The Lifestyle Costs Layer Cake

There are certain times in life when money can be in short supply and the proverbial belt needs tightening. Usually, this is the case as a student and early on in your career but disposable income can be tight in mid-life too; the arrival of a family coupled with mortgage debt being one example.

For many, there is never enough money to go around, possibly because earnings potential is limited yet the cost of living continues its continuous march ever upwards.

For others, the lifestyle grows to match increased earnings as careers progress. This is what psychologists refer to as hedonic adaption or hedonic creep. “I’ve got more money, so I’m going to enjoy it” is an understandable but perhaps short-term mindset; I know of a large number of people who earn well but seem to have little leftover at the end of the month.

Sometimes, a period of penury is a result of career and lifestyle choices. For my wife and me, this happened when I choose to leave the sanctuary of employment to set up this business, which happened to coincide with her redundancy and the birth of our second child.

It wasn’t an easy time; you don’t fully appreciate the regular paycheck until it is gone but it was intended so it was not something we were going to complain about. We also took the steps to make sure we had sufficient cash reserves in advance so the loss of earnings could be absorbed to some extent.

What we have found to be an unexpected benefit to cutting back hard on our lifestyle was that it has helped to understand what we value and what were actually costs that were habitual and repeated but not valued.

Naturally, there are expenses we couldn’t avoid: the mortgage, utility bills, council tax and food for example. But even the food bill we managed to trim extensively by reducing our meat consumption (a win double for the environment and our diet too).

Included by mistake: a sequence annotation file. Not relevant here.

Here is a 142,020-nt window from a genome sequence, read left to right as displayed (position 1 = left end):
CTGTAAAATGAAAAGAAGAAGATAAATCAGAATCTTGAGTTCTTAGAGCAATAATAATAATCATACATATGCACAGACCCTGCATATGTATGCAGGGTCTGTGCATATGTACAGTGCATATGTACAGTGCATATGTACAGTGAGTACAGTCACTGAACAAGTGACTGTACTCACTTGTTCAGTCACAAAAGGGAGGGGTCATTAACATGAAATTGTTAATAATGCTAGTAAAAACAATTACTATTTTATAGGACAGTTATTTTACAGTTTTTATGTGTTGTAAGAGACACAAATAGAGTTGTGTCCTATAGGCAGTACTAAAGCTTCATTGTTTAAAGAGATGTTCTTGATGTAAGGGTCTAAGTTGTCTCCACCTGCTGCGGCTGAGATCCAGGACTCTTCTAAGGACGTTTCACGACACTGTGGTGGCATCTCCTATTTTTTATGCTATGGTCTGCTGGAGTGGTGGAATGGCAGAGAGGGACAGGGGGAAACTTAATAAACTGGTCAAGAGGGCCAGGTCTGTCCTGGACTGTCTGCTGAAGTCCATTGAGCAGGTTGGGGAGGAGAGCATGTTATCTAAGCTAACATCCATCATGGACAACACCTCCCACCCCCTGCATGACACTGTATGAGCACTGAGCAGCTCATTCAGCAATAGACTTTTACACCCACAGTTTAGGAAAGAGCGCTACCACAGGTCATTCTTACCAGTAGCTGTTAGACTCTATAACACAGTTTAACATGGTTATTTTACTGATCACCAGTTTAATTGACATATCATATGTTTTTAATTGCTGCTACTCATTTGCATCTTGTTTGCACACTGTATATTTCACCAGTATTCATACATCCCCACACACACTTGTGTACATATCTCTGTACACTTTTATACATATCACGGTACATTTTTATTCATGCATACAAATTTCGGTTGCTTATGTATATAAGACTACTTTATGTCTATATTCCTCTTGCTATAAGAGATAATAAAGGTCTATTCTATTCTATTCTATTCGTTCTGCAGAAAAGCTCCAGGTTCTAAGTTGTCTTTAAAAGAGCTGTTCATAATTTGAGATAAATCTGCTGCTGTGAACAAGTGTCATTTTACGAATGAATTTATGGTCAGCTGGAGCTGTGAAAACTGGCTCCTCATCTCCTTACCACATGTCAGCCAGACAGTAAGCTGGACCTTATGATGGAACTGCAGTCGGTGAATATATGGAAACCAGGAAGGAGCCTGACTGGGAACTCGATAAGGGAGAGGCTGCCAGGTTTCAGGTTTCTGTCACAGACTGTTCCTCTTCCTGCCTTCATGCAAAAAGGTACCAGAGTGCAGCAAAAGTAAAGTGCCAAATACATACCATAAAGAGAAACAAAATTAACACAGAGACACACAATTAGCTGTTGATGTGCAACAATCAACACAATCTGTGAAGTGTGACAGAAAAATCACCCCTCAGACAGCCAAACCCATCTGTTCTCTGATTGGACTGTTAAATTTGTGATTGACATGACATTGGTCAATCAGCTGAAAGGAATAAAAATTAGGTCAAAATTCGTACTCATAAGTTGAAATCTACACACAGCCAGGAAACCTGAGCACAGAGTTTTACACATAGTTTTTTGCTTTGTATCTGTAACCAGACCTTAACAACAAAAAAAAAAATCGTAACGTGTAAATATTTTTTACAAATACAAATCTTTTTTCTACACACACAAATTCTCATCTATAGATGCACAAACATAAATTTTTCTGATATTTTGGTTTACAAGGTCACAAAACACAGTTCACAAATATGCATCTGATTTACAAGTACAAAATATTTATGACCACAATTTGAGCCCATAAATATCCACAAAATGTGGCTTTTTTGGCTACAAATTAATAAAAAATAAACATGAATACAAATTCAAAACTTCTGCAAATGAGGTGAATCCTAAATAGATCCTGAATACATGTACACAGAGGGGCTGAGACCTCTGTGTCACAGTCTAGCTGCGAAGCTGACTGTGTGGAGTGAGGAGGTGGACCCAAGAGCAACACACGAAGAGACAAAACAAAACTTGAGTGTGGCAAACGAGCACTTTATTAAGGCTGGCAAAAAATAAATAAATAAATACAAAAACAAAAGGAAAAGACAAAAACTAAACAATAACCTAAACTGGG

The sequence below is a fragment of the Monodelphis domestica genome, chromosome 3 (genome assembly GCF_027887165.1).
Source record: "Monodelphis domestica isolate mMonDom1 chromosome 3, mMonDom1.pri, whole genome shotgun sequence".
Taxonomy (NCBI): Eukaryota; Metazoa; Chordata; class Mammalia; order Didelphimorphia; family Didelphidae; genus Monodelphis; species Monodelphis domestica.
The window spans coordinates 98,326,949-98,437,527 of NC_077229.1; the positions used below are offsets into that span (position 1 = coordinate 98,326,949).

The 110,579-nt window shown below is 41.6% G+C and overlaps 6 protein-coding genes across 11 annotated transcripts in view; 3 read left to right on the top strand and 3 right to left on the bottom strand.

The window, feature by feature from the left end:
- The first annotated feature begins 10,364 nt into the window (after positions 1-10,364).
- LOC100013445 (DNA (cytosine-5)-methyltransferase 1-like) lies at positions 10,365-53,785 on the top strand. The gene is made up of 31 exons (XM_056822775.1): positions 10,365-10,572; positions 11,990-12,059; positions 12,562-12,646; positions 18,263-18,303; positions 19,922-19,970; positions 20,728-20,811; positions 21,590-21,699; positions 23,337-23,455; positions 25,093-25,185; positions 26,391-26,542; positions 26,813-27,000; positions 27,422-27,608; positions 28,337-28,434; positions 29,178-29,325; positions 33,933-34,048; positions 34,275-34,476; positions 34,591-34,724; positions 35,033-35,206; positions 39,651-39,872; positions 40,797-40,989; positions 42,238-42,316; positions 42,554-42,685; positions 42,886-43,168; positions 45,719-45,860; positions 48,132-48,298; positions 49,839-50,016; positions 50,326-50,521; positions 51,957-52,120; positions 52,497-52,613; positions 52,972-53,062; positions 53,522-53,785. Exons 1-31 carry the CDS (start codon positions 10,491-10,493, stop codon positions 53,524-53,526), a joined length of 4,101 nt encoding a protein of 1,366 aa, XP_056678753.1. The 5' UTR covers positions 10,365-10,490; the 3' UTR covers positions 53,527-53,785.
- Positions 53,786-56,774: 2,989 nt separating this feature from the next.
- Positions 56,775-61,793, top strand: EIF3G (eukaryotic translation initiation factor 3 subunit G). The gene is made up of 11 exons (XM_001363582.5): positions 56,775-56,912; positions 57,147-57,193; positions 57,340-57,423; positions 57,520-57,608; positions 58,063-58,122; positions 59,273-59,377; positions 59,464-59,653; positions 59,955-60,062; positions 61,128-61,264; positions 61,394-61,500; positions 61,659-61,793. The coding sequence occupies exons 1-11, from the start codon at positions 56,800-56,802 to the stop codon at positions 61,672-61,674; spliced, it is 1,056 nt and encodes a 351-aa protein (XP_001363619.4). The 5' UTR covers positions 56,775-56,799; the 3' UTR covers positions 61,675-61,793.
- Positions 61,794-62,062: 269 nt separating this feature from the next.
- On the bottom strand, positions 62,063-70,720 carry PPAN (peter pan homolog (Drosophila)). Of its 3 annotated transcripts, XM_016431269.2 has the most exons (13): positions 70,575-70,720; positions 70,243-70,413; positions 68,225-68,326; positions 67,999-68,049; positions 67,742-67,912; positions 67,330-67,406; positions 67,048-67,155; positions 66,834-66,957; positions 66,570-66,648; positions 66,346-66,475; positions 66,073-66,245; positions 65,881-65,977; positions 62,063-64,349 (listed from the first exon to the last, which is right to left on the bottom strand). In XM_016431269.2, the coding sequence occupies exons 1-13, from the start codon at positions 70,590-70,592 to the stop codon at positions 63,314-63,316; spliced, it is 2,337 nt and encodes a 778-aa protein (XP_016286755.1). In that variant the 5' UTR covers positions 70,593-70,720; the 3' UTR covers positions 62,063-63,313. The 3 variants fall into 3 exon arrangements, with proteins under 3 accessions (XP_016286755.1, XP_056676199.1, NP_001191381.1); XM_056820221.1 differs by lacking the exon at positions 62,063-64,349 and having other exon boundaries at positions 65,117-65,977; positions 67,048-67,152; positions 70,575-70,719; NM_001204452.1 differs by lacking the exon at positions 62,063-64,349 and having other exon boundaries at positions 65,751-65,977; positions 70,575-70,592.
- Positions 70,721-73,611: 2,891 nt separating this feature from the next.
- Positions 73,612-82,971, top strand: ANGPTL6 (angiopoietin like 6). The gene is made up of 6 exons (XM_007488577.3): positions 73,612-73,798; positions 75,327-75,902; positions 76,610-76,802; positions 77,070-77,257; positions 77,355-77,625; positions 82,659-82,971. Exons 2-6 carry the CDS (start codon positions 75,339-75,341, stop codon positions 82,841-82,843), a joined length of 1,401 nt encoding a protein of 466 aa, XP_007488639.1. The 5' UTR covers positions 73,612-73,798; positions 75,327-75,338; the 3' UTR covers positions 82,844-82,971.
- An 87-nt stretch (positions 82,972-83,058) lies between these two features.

Other expenses we removed (Sky TV, holidays); avoided (Amazon Prime, because who needs anything that quickly? And, free deliveries are often quicker than expected); reduced (streaming services and not going out quite as much) but others we retained because they were nominal (Netflix) or were important to us (periodic socialising and clubs and activities for the children).

When the time came that our disposable income started to rise again we had a good foundation from which to work out what our short, medium and long-term priorities are and allocate our money accordingly. So, like the layers of a cake our spending was built up layer by layer:

  1. Essential expenditure,
  2. Short-term discretionary allowances for things we needed or valued,
  3. Saving for the long-term priorities (for example, retirement and paying off the mortgage),
  4. Saving for short to medium-term priorities (for example, having a regular saving habit for annual holidays so that we don’t need to find the money from savings when we needed to pay for them),
  5. Treats and other luxuries that were affordable once everything else was catered for.

The really interesting thing is that, once you go through a period of belt-tightening and come out the other side, if you know what is most important to you, the luxuries are of less importance than they would be if money has just steadily increased over the years without any examination of where it was going.

If you are at the point where you are wondering if your money is being put to the most appropriate use, going through this expenditure questionnaire (check your downloads folder) will be a worthwhile exercise for you.


Photo by Will Echols on Unsplash

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